Sport 40: 2012
The scientists for orbital debris
are tracking some twenty thousand remnants
of hatch covers, launch rockets,
fragments of satellites colliding over Russia,
hings which escape or have been dumped.
nother hundred thousand, a centimetre or more
are not yet being monitored.
In the photo they shine like stars—a kind of
prickly swaddle, pinpoints of metal
which because of their velocity
are capable of damaging
space stations, shuttles, any cosmonauts on board.
What this news tells me
is there’s a limit to the number of things which can orbit
other things. Lovers, for example.
The problem lies in deciding how many.
And how to remove an object once it’s
reached the end of its mission?—the philanderer, say,
from the subject of his pursuit?
The good news is the debris doesn’t last
forever. There’s something about
the vigour of matter
lessening in the lower orbits
so the body falls back—like a thing exhausted,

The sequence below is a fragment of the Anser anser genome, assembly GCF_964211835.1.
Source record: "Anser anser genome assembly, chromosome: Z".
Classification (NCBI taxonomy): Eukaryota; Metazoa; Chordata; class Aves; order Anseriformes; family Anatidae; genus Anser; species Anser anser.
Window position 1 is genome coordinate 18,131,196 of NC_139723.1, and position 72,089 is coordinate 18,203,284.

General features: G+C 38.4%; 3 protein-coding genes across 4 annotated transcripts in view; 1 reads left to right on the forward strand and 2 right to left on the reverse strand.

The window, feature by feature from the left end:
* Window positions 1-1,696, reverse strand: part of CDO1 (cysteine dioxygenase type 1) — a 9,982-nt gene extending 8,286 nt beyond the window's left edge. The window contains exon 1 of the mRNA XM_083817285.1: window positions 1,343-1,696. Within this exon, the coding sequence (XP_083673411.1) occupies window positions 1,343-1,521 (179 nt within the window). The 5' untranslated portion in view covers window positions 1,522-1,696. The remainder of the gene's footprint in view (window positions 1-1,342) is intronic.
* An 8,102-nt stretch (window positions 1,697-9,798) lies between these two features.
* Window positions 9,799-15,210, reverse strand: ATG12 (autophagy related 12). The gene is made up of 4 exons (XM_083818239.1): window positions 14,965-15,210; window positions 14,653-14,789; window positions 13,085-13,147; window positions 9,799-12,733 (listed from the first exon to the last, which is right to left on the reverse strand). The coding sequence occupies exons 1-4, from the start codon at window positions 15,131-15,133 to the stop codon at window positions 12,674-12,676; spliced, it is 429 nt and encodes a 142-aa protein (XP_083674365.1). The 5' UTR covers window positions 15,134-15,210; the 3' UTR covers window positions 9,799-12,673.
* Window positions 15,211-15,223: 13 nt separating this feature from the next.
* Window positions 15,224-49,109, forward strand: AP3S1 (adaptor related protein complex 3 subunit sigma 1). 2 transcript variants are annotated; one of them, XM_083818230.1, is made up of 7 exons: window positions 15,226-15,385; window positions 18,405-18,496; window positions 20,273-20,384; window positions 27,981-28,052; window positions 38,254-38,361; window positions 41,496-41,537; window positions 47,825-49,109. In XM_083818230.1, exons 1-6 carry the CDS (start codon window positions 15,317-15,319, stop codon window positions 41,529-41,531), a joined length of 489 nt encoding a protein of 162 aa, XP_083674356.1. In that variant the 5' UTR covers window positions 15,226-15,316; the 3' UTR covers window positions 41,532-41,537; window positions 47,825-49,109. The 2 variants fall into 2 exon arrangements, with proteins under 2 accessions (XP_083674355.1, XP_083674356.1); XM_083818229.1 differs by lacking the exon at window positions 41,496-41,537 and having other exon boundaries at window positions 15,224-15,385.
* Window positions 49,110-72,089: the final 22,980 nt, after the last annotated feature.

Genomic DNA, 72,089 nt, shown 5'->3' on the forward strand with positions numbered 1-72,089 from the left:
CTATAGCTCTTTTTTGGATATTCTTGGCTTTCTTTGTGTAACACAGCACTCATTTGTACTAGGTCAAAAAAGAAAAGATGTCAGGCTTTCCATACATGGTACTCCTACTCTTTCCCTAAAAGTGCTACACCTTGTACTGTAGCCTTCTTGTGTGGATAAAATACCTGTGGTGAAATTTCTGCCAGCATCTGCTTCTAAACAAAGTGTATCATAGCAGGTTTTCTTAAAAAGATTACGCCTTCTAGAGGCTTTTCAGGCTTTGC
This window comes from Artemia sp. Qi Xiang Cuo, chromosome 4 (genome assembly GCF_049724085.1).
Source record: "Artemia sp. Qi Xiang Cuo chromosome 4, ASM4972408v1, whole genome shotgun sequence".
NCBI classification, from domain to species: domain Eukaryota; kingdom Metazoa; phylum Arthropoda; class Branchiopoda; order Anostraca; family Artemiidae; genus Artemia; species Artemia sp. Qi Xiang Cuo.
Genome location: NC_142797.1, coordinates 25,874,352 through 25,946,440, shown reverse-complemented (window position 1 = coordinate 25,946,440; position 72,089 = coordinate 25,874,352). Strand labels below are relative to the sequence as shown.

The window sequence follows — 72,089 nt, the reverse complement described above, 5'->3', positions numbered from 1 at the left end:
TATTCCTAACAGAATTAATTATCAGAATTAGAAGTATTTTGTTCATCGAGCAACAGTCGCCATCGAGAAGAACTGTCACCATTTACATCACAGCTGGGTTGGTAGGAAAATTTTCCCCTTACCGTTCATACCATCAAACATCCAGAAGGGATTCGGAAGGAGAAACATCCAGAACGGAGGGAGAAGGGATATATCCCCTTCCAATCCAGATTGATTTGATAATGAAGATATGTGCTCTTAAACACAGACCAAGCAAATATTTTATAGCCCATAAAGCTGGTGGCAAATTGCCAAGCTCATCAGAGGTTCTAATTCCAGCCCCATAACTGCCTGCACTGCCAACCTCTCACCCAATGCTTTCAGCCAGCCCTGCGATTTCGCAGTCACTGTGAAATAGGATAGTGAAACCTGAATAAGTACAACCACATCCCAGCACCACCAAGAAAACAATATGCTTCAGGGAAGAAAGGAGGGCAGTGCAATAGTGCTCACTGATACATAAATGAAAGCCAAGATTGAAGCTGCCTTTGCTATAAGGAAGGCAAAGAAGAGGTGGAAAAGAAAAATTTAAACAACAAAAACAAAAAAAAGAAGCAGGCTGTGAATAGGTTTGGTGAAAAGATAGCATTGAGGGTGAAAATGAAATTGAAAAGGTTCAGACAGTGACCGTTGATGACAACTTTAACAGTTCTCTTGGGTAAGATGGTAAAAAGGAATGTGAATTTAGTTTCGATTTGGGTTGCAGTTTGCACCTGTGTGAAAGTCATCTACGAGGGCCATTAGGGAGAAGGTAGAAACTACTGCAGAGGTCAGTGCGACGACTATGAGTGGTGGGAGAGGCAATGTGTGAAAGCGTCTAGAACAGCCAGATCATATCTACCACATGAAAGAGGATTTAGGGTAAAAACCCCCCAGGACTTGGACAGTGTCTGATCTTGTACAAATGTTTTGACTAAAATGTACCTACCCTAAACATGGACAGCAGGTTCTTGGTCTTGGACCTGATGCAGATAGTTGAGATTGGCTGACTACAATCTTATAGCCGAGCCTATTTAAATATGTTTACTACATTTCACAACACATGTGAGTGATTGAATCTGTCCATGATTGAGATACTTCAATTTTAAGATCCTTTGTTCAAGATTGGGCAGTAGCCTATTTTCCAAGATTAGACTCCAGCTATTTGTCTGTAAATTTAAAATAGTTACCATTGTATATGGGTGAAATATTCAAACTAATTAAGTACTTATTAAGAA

like the feeling after sex as described in the books—
back into the ‘ruthless furnace of this world’
where it burns itself out, completely.
How the scientists plan to tidy up space
is by using weak lasers like water cannons
to push the junk closer to turbulent Earth—
where the striving goes on, as effortful
as elephants, a quality admired
provided you’re not versed
in the Japanese notion of the ﬂoating world
which has nothing to do with being driven.
Better the idea of launching
swarms of cubes—those foursquare things
nosy as an interested cop—which have
sails that will open, attach themselves to the miscreant mess
(though how they’ll do that, the scientists don’t say)
and spinnaker them
down to where they’ll burn.
What I want to say is,
if you unfurl your sails,
if you hunt for me in glamorous space,
don’t think I’m so small that I can’t